The rough estimate is that on the course we will lose about 30% of downforce vs sea level. There is much analysis to be done in terms of average corner speeds and the actual impact of aero on overall time. This is planned for the coming months. Also, we have a brand new aero configuration to test which we hope will be much better than what we had last season.

The primary bet is that the new setup, with some appropriate tweaks, will work well enough to do the job. However as a contingency I have been evaluating some things we could do as a bolt-on 'fix' to get more downforce. It has to be something that we can easily install and remove so we can evaluate its effectiveness in June. Below is an early concept, naturally it will evolve. With luck I'll be able to improve on the looks somewhat, too :)

There is a lot of work and learning ahead. This is going to be fun! :)

January 21, 2012

There is a lot of design and building activity on other projects but only a portion of the technical resources are going towards the Quest at the moment. Right now the primary focus for the Peak Quest is on fundraising because the available resources determine what we are going to do, when and how. So we are in the process of reaching out to potential commercial sponsors and looking at other sources as well. Even though we are a very lean operation, there is a cost associated with every choice. The choice of powertrain is the main one - I touched on it briefly in the previous post and will expand on a bit more here.

But before I do, a clarification: I was asked earlier if my mention of fundraising is a request for current sponsors to increase their contributions. It isn't. We are very grateful for any and all support you've chosen to give us. I also want to make it clear that we are not asking for charity or handouts. Every one of our sponsors will receive something and we will work very hard to make sure that everyone, regardless of their level of contribution, will get their money's worth and more.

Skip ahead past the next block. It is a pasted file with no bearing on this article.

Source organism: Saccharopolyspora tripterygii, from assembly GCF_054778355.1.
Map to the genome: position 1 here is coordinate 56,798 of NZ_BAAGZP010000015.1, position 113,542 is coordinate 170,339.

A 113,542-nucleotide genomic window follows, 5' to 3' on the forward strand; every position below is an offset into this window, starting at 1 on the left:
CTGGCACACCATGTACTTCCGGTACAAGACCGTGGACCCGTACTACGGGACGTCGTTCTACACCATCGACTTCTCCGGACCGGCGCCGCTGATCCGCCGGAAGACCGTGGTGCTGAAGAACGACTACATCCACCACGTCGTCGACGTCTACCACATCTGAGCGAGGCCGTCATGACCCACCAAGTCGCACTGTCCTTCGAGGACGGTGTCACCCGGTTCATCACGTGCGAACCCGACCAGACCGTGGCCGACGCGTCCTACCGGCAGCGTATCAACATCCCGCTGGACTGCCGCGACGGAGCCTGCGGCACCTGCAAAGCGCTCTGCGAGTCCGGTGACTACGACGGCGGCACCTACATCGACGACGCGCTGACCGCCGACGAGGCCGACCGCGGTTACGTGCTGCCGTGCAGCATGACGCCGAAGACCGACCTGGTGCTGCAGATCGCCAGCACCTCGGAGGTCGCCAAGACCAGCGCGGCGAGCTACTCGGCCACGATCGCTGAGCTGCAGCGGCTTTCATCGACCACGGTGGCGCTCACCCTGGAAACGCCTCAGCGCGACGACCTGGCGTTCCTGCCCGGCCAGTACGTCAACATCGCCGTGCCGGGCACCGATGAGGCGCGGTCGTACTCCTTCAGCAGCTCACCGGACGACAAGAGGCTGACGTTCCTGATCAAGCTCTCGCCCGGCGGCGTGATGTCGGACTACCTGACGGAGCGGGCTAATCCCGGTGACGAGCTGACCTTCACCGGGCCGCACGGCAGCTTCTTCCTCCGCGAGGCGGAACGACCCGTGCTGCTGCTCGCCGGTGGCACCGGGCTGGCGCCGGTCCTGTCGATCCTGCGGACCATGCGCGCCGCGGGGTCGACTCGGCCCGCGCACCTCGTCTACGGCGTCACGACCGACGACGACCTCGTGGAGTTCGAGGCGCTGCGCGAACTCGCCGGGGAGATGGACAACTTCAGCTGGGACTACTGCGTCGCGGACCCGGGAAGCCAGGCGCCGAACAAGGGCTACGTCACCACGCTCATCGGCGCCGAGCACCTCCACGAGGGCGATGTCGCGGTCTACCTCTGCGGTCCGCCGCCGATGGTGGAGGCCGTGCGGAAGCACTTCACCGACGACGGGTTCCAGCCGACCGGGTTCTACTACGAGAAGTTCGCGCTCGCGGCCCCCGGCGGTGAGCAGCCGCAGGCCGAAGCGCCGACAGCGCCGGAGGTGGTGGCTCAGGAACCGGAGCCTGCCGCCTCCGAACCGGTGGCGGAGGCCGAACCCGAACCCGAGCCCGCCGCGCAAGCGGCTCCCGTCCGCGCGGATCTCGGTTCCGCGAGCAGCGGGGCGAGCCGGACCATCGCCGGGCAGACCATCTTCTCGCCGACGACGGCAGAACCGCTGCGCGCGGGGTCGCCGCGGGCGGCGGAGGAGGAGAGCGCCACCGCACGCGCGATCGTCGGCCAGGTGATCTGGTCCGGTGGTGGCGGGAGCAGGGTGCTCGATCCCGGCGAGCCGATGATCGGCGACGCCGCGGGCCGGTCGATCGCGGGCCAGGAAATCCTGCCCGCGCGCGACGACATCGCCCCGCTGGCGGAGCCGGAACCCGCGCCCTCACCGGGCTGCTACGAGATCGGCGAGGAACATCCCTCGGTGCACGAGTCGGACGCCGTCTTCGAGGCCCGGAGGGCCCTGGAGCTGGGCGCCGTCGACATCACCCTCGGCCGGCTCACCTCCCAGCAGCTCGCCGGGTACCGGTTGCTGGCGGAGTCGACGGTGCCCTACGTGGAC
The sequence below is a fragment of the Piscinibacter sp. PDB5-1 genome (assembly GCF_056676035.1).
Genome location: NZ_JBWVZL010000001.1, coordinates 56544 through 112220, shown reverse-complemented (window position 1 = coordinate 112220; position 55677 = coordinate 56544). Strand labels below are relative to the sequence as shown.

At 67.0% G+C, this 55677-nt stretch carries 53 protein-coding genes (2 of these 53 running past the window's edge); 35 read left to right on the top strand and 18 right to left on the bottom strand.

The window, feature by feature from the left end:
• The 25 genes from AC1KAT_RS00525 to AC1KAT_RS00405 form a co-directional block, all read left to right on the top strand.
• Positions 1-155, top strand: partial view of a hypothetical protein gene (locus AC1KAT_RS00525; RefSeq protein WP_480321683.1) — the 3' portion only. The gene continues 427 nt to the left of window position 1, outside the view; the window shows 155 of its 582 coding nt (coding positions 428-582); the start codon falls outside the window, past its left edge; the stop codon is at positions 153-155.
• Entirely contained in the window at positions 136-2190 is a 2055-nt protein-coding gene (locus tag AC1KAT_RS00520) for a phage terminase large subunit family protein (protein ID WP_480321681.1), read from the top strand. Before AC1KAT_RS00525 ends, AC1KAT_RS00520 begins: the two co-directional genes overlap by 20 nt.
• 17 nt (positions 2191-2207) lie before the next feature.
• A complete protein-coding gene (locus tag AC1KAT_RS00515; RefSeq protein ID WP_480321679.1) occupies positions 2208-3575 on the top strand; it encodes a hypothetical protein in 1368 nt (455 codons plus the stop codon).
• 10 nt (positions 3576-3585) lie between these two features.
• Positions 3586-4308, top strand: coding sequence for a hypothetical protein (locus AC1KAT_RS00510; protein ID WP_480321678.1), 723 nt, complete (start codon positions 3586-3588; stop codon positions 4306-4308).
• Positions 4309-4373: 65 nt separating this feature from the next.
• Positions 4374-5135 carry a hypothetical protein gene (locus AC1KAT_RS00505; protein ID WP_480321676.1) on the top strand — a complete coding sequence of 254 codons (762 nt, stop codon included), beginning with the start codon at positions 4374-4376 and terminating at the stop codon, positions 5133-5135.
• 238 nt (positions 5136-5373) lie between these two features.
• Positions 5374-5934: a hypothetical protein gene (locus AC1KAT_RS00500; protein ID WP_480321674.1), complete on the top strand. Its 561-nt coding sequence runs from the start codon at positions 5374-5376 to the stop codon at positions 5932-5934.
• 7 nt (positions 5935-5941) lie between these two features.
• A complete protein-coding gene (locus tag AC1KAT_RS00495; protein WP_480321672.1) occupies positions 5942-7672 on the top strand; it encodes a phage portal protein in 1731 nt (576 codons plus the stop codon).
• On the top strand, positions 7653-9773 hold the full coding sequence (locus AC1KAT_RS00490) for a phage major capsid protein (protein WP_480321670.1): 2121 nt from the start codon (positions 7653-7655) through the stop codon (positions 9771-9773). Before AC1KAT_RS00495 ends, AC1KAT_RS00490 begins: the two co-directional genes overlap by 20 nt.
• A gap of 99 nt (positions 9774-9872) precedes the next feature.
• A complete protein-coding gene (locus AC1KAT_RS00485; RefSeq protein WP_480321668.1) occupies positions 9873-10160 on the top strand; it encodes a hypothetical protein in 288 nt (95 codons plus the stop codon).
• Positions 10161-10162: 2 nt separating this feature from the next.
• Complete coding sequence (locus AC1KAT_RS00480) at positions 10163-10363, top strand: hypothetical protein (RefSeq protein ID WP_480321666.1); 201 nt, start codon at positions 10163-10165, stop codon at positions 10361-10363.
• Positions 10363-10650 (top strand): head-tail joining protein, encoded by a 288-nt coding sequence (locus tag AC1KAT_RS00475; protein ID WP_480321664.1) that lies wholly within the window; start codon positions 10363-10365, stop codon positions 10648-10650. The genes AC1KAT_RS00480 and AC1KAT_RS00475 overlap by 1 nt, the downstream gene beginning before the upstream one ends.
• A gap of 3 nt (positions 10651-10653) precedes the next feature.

The reason for bringing up finances is that this blog is about relaying our story, as it unfolds, and the issues and challenges we face. It just so happens that at this early stage the greatest issue and challenge is money. It is the lifeblood of any endeavor but when you read or watch a story about some quest, money is seldom mentioned - it "just happened" in the background and now magically the heroes charge forth to victory or at least fame and glory. I suppose it's not fun, or maybe considered in bad taste by some, to talk of finances. That's boring accountant stuff, let's see some race video! :) Well, the inconvenient truth is that without money there are no videos. As I always say "money is not everything, it's what you get everything with" :) Anyway, enough on the subject, I just wanted to explain.